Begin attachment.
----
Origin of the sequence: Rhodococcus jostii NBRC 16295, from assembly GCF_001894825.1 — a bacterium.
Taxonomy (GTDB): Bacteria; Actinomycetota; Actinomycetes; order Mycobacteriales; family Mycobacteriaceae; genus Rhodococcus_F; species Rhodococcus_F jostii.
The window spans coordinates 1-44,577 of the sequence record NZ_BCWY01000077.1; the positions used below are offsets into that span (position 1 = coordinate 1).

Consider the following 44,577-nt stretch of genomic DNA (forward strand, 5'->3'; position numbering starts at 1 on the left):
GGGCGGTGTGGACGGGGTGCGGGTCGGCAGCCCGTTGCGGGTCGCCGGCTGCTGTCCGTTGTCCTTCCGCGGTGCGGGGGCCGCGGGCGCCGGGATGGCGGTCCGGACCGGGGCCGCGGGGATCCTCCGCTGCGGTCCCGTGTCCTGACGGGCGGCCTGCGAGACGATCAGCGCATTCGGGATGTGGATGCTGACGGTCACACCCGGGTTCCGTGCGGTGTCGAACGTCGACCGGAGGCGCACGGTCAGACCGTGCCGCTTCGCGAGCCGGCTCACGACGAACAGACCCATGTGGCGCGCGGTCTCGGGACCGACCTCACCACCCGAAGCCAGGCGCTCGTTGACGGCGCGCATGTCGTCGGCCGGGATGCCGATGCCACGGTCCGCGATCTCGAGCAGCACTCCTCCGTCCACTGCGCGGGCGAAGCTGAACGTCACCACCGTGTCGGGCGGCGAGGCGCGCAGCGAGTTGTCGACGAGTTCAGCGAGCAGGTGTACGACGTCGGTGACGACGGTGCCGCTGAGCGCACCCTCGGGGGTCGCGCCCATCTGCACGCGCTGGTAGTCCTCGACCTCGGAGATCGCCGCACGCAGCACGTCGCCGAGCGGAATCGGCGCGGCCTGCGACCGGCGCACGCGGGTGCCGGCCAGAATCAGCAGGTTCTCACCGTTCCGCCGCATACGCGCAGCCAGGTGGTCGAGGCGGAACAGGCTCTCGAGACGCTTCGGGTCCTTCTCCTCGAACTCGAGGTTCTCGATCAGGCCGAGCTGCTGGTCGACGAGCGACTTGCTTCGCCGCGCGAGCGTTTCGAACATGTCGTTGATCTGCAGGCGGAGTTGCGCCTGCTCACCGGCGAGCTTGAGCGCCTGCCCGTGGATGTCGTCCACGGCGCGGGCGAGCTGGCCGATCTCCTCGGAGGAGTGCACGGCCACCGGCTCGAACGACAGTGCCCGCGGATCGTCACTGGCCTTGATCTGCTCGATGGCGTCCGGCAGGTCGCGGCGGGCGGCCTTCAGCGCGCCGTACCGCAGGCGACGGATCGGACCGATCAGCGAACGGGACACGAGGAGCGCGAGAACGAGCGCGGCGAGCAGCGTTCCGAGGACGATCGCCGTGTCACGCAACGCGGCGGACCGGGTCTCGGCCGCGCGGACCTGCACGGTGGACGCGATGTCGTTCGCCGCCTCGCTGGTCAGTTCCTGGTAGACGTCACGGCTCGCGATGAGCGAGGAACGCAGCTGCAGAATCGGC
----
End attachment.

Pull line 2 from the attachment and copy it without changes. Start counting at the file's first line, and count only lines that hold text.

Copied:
Taxonomy (GTDB): Bacteria; Actinomycetota; Actinomycetes; order Mycobacteriales; family Mycobacteriaceae; genus Rhodococcus_F; species Rhodococcus_F jostii.